Move the magnet/bottle/bolt and magnetics over to a second pan with 1" (2.5cm+) of water and use the 2"-4" (5-10 cm)  bolt to drag the magnet up and away from the magnetics. Blacks stuff drops. Flat Shake and Repeat until no more Magnetite sticks to the bottle from the first pan. Do not pull up a lot of the black sands at one time!

THEN GET SNEAKY.

Pull the magnet out of the pill bottle and put it into a Baggie. Flat shake and drag the magnet (in the baggie) directly across the remaining black sand (Hematite). The Hematite is *slightly* magnetic and will stick to the magnet through the very thin baggie. Drop the Hematite into the second pan as well with the other magnetics. REPEAT. When done there will be a very little bit of "stuff" in amongst the gold and that pans off quite easily.

If you succumb to the theory that the black sand will, somehow, sweep Gold up to the magnet (so it ends up in the second pan) just do it all over again from Pan #2 to a third pan. See how much Gold you actually pulled from pan 1 to pan 2. 

Get "stuff" directly onto the magnet? Let it dry and use any type of dry sticky tape (scotch, masking, painter's, electrical, box or even duct tape) to remove the dry sands from the magnet. :o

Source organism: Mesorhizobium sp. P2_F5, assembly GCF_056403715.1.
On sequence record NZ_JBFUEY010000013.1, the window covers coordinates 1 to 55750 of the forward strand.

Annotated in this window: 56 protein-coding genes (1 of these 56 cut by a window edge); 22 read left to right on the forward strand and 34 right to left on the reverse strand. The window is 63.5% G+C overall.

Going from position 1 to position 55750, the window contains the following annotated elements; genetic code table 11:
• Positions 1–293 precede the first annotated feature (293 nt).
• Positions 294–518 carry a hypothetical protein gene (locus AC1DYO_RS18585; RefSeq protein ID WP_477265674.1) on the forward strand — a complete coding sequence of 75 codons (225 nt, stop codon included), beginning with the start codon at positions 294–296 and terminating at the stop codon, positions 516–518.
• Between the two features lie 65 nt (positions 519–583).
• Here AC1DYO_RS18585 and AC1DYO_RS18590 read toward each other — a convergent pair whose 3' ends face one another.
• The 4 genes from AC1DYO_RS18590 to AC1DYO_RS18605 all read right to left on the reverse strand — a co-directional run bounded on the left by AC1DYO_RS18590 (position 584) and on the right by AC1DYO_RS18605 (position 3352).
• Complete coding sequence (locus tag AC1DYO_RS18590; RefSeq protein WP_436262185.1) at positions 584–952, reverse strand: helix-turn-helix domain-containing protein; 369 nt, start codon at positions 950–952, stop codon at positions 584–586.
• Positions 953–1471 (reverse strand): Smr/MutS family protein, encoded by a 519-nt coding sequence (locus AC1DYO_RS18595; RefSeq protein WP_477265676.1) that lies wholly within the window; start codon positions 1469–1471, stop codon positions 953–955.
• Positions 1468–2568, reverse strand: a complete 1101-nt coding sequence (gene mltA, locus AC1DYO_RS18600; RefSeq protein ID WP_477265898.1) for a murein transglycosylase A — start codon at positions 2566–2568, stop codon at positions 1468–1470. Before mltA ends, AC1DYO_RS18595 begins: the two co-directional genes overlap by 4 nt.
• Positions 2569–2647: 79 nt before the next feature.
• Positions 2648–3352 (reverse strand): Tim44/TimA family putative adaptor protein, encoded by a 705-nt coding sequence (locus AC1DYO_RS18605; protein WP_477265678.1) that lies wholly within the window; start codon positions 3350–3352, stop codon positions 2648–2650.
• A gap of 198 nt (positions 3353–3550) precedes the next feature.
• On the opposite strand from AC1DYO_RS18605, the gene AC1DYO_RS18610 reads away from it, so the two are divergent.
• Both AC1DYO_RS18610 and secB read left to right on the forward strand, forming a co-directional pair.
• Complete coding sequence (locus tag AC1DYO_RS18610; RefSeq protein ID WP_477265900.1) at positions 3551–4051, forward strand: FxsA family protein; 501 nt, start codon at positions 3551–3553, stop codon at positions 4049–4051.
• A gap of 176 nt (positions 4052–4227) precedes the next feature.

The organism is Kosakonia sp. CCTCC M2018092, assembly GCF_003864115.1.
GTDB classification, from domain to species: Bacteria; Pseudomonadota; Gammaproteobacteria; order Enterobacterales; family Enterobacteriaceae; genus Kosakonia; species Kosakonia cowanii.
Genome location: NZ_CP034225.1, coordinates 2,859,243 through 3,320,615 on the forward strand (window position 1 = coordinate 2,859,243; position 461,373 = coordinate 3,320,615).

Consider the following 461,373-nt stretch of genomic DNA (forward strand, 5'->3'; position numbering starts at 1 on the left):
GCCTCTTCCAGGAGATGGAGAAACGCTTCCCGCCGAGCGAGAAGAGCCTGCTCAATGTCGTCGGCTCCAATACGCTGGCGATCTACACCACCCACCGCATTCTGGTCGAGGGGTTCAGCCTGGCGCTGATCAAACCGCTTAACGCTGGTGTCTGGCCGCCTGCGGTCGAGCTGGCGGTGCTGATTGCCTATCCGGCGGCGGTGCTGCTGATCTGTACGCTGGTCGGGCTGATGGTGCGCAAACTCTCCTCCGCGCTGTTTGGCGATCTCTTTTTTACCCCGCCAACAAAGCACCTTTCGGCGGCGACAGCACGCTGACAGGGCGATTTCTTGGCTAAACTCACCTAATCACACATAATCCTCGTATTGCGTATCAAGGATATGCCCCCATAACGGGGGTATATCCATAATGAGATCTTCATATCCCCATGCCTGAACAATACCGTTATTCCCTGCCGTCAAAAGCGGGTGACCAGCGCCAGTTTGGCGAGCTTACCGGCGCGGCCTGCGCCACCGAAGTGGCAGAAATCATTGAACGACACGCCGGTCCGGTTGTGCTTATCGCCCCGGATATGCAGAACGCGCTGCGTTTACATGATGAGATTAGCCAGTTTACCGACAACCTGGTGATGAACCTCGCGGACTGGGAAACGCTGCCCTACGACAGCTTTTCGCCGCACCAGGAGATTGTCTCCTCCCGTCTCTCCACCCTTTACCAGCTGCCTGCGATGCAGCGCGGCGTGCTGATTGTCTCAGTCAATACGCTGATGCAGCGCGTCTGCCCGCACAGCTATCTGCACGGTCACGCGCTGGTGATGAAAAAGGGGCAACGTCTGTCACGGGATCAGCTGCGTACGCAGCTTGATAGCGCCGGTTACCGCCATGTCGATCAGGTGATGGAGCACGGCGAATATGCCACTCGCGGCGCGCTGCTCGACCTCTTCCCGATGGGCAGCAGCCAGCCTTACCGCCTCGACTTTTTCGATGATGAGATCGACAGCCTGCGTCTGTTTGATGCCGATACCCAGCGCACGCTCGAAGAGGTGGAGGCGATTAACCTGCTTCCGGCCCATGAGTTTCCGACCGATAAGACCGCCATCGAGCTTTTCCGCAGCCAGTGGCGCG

Works like an 8 day clock!

My favorite source for Neodymium magnets on the internet is:    https://www.magnet4sale.com/neodymium-magnets/

I've been doing that for years and it works really, really well.

Joe
Wiser Mining Through Endless Personal Mistakes

Offline jobinyt

  • PPT Invited
  • *****
  • Posts: 397
  • Kudos: 21
Re: Hello everyone...any idea what this could be
« Reply #4 on: December 03, 2019, 02:07:20 PM »
That's interesting. I did some research based on your comment. I had made some invalid generalizations from other knowledge. Glad  I learned that - thanks Joe. I'd always thought the rust I collected on a magnet was because some un-oxidized iron remained in the material. It turns out that rust (FE2O3 - aka hematite) is paramagnetic - that is, it is weakly attracted to a magnet. It also turns out there are quite a few iron-oxygen chemicals - magnetite (Fe3O4) being another that is well known . Iron/oxygen magnetic properties vary widely.